Photo of Alicia HarleyAlicia Harley, PhD
Harvard Kennedy School
Office: Rubenstein 123
79 John F. Kennedy St., Mailbox 81
Cambridge, MA 02138
Personal website:
Group affiliation: Giorgio Ruffolo Post-doctoral Research Fellow 

Alicia Harley is a Senior Research Fellow in the Sustainability Science Program at Harvard’s Kennedy School of Government. Alicia studies the role of institutions (rules, norms, culture, and beliefs) in shaping development pathways in the Anthropocene System and how actors can reorient institutions to meet sustainable development goals. She is particularly interested in the consequences of inequality and maldistributions of power on development pathways.  Her empirical work focuses on rural livelihoods and agriculture and food systems, specifically why the poorest communities often fail to benefit from development programs and agricultural technologies. Practically, she hopes her work will contribute to more equitable access to resources and the fruits of technological and institutional innovation for the poor.

As part of her fellowship in the sustainability science program, she is working on the role of inequality and maldistributions of power in shaping development pathways in coal country Appalachia. She is also co-authoring a review of Sustainability Science with William Clark.

Alicia received her BA in Environmental Science and Public Policy from Harvard College in 2008 and her PhD in Public Policy from the Harvard John F. Kennedy School of Government in 2018. Alicia is a recipient of a Switzer Fellowship (2015), the inaugural Ray Goldberg Fellowship in Global food Systems (2015), a Giorgio Ruffolo Pre-doctoral Research Fellowship in Sustainability Science (2014), and a Fulbright Scholarship (2010). Her faculty host at Harvard is William Clark.


Conceptualizing Power in Sustainability Science

Sustainable development is a massively redistributional agenda. Achieving sustainable development goals asks nothing less than for the world to improve the well-being of people within and across generations, particularly for the poorest and most marginalized.  We argue that this agenda cannot be accomplished without changes in configurations of power governing social environmental systems (SES), including configuration of power over who has access to capital assets and control over production and consumption systems.

Scholarship on poverty and the environment has demonstrated clear feedback loops and complex interlinkages between poverty, inequality, and environmental degradation (Ravnborg 2003; Duraiappah 1998). Research on collective action has shown that a lack of social capital can continually undermine a community’s ability to achieve a whole host of development goals (e.g., Ghai and Vivian 2004; Meinzen-Dick and Gregorio 2004). Without considering power and its effects on the discipline and practice of sustainability science, scholars and practitioners of sustainability science and sustainable development are almost sure to fail both in our scholarly pursuits and more importantly our real-world goals.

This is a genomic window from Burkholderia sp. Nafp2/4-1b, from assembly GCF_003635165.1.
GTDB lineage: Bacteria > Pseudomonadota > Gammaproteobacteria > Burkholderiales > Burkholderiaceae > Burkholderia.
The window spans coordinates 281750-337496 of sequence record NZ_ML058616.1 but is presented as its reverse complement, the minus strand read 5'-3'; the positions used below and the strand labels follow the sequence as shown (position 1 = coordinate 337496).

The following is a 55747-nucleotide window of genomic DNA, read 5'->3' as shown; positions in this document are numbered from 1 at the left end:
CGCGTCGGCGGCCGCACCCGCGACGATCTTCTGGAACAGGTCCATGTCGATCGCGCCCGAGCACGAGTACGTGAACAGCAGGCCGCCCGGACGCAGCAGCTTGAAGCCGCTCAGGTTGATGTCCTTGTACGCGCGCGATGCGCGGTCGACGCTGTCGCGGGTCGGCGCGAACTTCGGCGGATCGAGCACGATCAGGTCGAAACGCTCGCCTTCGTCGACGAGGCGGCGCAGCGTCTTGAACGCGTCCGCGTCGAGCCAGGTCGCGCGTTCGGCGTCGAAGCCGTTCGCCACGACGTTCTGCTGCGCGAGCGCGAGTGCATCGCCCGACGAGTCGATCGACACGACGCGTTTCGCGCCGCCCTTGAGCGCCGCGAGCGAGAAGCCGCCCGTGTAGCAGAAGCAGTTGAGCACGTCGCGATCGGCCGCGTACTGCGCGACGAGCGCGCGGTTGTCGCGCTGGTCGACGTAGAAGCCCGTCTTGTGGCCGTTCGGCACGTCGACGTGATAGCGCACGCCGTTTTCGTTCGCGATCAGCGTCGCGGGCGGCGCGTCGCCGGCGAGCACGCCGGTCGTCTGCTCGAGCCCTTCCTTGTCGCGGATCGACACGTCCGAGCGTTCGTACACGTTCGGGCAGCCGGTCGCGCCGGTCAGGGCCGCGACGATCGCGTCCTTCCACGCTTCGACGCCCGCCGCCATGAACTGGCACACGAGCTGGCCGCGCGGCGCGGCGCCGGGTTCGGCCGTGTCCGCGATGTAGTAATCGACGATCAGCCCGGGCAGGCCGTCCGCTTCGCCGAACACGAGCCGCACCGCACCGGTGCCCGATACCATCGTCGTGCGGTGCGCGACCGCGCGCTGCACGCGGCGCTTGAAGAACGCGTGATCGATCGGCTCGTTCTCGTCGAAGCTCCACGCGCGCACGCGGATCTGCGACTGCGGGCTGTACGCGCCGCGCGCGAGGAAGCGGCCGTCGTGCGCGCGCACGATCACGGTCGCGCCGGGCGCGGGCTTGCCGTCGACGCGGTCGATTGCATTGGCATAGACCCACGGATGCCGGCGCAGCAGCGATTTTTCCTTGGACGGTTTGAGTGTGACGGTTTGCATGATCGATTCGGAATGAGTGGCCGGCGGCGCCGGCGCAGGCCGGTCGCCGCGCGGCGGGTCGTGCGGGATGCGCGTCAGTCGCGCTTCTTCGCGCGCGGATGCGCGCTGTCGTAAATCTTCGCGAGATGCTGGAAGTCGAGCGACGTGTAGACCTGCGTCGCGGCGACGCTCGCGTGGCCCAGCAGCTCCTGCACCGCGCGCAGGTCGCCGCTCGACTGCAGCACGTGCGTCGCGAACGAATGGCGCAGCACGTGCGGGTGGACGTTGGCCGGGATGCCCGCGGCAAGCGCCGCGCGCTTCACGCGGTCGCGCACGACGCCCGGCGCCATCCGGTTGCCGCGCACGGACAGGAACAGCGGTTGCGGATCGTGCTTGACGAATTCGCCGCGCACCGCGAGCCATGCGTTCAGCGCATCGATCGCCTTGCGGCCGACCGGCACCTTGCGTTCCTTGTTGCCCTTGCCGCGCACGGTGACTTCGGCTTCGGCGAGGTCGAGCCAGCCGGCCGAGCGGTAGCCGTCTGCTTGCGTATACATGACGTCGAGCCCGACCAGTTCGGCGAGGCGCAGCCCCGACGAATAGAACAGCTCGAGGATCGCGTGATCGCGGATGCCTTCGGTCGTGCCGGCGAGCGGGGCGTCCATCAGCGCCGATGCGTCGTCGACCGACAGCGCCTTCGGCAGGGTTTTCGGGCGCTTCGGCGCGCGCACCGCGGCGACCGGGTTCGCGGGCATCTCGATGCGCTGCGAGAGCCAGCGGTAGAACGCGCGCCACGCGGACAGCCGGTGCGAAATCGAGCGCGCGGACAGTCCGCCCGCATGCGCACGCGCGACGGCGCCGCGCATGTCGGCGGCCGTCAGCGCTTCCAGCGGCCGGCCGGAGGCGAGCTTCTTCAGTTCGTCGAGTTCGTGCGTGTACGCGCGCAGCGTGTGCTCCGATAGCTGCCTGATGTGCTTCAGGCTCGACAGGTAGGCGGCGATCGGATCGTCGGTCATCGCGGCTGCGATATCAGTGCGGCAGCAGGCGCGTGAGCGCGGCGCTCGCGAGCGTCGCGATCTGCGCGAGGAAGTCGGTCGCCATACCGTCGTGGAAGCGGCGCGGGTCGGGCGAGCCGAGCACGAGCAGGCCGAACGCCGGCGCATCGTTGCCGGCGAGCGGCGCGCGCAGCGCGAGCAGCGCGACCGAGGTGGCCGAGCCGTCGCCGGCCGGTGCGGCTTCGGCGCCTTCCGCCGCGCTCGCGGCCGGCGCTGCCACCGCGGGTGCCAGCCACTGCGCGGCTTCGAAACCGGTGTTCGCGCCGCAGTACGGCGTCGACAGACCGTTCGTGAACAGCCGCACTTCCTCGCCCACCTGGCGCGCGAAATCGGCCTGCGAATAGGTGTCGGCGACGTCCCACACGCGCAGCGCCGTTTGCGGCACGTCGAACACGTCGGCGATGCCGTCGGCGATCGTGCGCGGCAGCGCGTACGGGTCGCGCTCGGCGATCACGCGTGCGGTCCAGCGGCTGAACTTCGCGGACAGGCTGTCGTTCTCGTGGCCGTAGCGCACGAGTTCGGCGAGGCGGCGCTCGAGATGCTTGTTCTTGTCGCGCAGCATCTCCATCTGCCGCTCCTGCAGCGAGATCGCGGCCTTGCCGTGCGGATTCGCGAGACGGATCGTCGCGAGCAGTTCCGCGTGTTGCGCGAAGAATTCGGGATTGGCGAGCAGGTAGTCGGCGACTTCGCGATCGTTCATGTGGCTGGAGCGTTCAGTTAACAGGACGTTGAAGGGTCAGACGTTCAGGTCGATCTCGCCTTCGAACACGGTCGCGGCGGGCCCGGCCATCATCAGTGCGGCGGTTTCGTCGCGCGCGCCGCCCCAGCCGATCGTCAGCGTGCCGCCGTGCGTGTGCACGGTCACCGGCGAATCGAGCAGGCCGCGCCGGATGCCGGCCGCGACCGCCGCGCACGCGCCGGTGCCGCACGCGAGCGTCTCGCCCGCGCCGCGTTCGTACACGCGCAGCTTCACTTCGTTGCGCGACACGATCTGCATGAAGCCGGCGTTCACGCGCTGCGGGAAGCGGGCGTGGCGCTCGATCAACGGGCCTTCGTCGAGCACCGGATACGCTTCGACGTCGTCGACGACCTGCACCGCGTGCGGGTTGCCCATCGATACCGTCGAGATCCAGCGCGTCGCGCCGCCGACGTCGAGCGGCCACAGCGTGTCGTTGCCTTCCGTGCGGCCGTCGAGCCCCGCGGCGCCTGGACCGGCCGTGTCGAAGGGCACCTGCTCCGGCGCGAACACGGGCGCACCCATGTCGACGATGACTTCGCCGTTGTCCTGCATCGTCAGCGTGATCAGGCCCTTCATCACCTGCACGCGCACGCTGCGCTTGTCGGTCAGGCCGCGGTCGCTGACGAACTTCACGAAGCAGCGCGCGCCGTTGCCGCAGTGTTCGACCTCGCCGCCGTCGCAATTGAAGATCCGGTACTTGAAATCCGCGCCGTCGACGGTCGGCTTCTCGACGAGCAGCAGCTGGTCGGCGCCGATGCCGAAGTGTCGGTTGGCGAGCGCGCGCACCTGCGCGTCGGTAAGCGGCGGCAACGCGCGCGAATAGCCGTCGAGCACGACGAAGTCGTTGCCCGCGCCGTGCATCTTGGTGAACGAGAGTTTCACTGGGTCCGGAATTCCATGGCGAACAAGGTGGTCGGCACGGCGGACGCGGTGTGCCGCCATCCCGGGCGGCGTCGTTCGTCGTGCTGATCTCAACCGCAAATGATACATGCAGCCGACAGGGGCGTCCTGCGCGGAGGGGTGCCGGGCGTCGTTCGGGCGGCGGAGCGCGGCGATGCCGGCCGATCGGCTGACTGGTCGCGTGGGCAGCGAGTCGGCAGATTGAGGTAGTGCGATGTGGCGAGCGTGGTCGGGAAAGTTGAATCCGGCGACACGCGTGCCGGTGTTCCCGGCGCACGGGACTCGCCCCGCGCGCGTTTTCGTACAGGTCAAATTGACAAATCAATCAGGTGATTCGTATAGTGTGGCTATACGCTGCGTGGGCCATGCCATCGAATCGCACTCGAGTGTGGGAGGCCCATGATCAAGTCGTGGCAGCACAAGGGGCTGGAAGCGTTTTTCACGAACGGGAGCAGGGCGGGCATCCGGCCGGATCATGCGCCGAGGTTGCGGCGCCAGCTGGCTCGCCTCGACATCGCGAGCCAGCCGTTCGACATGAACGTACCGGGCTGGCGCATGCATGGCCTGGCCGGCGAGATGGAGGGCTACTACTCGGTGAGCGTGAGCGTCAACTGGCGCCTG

This project draws on a wide literature on power and agency in sociology, anthropology, philosophy, and economics and integrates insights from these literatures into sustainability science. Recent work has attempted to integrate power into the study of SES (e.g., Hall et al. 2015; Boonstra 2016). This project diverges from these perspectives by taking a capital assets approach to sustainable development, defined as non-declining human well-being (Matson et al. 2016).

Transitions to Sustainable Development: Conceptualizing Transitions Theory in Sustainability Science 

This project grapples with the fundamental problem driven question of sustainability science: how to shift the current pathway of human development from one of declining inclusive human well-being onto new pathway(s) that lead to increasing inclusive human well-being for current and future generations.

We are focusing on a wide variety of literatures that address the issue of societal and socio-technical transitions. We aim to distill from these literatures insights applicable to the challenge of achieving goal oriented transitions toward sustainable development. These literatures include the technological transitions, innovation systems, transitions in social ecological systems, consumption and production systems, science and technology studies, technological histories, systems modeling, scenario modeling, technological backcasting, and sustainability science. These literatures use different lenses and methods to look at societal and socio-technical transitions. Some are concerned with goal oriented transitions toward sustainable development and others study a wide variety of societal and socio-technical transitions without concern for particular endpoints. From each of these literatures we focus on the institutional mechanisms of change and the role of actors and agency undergirding transitions. Our objective is to integrate these insights into a model of sustainable development defined in terms of inclusive human-wellbeing to offer a broad theory of change for sustainability science.